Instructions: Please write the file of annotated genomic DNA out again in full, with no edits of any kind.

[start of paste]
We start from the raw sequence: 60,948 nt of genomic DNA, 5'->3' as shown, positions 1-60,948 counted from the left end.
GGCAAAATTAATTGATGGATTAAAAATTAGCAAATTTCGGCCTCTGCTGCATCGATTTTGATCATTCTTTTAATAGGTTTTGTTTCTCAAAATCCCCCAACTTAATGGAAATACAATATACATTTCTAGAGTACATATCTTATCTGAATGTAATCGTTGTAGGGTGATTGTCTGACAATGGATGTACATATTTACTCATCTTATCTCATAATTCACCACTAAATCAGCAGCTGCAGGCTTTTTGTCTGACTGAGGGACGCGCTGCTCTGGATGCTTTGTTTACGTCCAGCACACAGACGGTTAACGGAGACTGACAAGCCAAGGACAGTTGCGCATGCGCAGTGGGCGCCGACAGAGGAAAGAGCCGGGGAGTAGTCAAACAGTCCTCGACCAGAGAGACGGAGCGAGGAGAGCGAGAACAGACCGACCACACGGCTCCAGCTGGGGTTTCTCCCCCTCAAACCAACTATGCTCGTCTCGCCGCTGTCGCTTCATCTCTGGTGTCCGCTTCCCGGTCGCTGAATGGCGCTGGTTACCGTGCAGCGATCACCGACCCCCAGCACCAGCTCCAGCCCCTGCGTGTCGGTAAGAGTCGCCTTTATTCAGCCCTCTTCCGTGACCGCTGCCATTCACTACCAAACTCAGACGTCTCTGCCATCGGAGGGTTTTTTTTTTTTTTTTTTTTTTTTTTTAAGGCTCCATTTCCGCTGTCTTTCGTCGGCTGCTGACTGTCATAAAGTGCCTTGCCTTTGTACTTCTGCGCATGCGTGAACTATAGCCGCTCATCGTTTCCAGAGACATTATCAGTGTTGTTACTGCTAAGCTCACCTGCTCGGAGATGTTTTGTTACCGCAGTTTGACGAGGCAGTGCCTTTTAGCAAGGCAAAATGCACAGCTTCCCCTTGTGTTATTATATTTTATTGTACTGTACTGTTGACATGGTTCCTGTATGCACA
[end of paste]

We start from the raw sequence: 60,948 nt of genomic DNA, 5'->3' as shown, positions 1-60,948 counted from the left end.
GGCAAAATTAATTGATGGATTAAAAATTAGCAAATTTCGGCCTCTGCTGCATCGATTTTGATCATTCTTTTAATAGGTTTTGTTTCTCAAAATCCCCCAACTTAATGGAAATACAATATACATTTCTAGAGTACATATCTTATCTGAATGTAATCGTTGTAGGGTGATTGTCTGACAATGGATGTACATATTTACTCATCTTATCTCATAATTCACCACTAAATCAGCAGCTGCAGGCTTTTTGTCTGACTGAGGGACGCGCTGCTCTGGATGCTTTGTTTACGTCCAGCACACAGACGGTTAACGGAGACTGACAAGCCAAGGACAGTTGCGCATGCGCAGTGGGCGCCGACAGAGGAAAGAGCCGGGGAGTAGTCAAACAGTCCTCGACCAGAGAGACGGAGCGAGGAGAGCGAGAACAGACCGACCACACGGCTCCAGCTGGGGTTTCTCCCCCTCAAACCAACTATGCTCGTCTCGCCGCTGTCGCTTCATCTCTGGTGTCCGCTTCCCGGTCGCTGAATGGCGCTGGTTACCGTGCAGCGATCACCGACCCCCAGCACCAGCTCCAGCCCCTGCGTGTCGGTAAGAGTCGCCTTTATTCAGCCCTCTTCCGTGACCGCTGCCATTCACTACCAAACTCAGACGTCTCTGCCATCGGAGGGTTTTTTTTTTTTTTTTTTTTTTTTTTTAAGGCTCCATTTCCGCTGTCTTTCGTCGGCTGCTGACTGTCATAAAGTGCCTTGCCTTTGTACTTCTGCGCATGCGTGAACTATAGCCGCTCATCGTTTCCAGAGACATTATCAGTGTTGTTACTGCTAAGCTCACCTGCTCGGAGATGTTTTGTTACCGCAGTTTGACGAGGCAGTGCCTTTTAGCAAGGCAAAATGCACAGCTTCCCCTTGTGTTATTATATTTTATTGTACTGTACTGTTGACATGGTTCCTGTATGCACA